What really is "Kafkaesque"?

Kafka statue Prague
I’d heard the word “Kafkaesque” being bandied around for years, but only had a vague idea what it meant.

So, upon recently renewing my local library card, I was emboldened to take out their copy of “The Trial” to try to find out what “Kafkaesque” really means – or should mean. (Often words, which are misused, metamorphisise officially to their misused meaning. “Literally” is now accepted as often meaning “used for emphasis while not being literally true”.)

A friend commented: “Ahah! Starting with the light reads, eh?”

In fact, I was greatly impressed by the attractive narrative style of Franz Kafka. There are two horrendously violent incidents in the book. Apart from that, the story proceeds in a very charming and engaging way. The narrator and the subject seem to be intertwined.

At several points the story is “Monty Pythonesque”. At one point, lawyers go up stairs to try to enter a court, only to be pushed down the stairs by a court official who is in a bad mood. The lawyers realize they have no right to demand entry to the court, so they simply carrying on going up the stairs, one by one, only to be pushed down again, in order to eventually exhaust the court official so that he gives up preventing them from entering the court. It’s one step away from “Is this the ten minute argument or the full half hour?”.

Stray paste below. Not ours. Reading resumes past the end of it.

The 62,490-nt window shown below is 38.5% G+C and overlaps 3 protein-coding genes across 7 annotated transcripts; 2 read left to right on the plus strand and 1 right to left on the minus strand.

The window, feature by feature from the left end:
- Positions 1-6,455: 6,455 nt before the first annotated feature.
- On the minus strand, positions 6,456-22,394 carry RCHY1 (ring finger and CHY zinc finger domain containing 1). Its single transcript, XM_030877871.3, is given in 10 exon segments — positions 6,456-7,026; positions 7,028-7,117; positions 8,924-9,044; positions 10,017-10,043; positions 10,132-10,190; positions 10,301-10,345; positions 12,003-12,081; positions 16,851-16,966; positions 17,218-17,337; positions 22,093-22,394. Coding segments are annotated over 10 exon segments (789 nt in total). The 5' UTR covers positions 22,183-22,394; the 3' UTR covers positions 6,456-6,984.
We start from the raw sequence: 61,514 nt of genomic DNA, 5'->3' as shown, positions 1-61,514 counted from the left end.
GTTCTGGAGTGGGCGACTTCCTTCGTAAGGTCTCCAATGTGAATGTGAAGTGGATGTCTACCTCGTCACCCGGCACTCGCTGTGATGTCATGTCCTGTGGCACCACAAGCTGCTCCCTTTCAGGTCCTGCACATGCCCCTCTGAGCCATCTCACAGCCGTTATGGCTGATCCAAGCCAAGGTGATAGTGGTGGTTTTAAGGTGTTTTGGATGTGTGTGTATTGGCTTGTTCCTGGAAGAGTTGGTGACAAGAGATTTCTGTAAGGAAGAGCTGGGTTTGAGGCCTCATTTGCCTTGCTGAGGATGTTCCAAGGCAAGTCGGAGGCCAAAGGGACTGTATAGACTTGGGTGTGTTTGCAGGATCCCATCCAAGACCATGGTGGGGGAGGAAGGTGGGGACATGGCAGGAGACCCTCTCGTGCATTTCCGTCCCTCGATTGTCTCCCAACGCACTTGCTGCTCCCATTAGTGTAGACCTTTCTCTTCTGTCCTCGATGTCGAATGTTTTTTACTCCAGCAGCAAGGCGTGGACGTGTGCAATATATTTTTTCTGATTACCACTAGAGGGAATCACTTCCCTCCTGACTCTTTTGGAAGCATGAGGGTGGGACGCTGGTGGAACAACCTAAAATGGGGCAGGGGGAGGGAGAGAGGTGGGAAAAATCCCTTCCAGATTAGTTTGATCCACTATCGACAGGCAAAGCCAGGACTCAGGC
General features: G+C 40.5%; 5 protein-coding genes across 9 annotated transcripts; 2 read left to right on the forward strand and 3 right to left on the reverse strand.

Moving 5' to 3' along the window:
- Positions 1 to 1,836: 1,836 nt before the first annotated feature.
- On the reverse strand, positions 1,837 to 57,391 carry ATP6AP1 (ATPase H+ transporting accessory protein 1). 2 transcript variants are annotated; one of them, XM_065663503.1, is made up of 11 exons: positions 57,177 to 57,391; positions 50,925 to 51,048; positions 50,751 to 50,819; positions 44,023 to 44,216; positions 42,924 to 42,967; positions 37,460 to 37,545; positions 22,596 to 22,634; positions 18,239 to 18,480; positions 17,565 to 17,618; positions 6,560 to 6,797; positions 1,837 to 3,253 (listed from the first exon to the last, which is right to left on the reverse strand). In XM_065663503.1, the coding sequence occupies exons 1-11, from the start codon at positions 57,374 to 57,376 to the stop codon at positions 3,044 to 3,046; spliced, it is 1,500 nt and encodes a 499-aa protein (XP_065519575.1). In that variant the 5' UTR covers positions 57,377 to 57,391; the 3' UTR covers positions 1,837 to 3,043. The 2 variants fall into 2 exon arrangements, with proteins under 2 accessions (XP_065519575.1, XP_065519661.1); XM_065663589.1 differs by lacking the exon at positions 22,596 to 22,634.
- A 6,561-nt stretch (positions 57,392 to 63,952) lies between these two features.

We have the situation where very strange people, only tangentially connected with the courts, are said to hold influence in the legal system. The painter who paints the judges, for example. But, even more ridiculously, the gang of little girls who hang around outside the studio of the painter.

So it is a charming, in parts funny tale. Josef K, the subject of the book, doesn’t know what he is accused of. So he has to prepare a defence of everything he has ever done. After consulting lawyers and others, and tramping round weird court premises, he is none the wiser. Except it seems that it is a classic “who you know, rather than what you know” scenario. If you play the sycophant to the court, it seems they let you off. Josef K goes the other way and decides to fight the non-existent charges. I won’t give away the ending, but it is sobering and disturbing.

So where does this leave us regarding the use of “Kafkaesque”. Well, I would only use the word for a situation which has dark elements, hilarious parts and the presence of a labyrinthine bureaucracy where one can never know what one is accused of.

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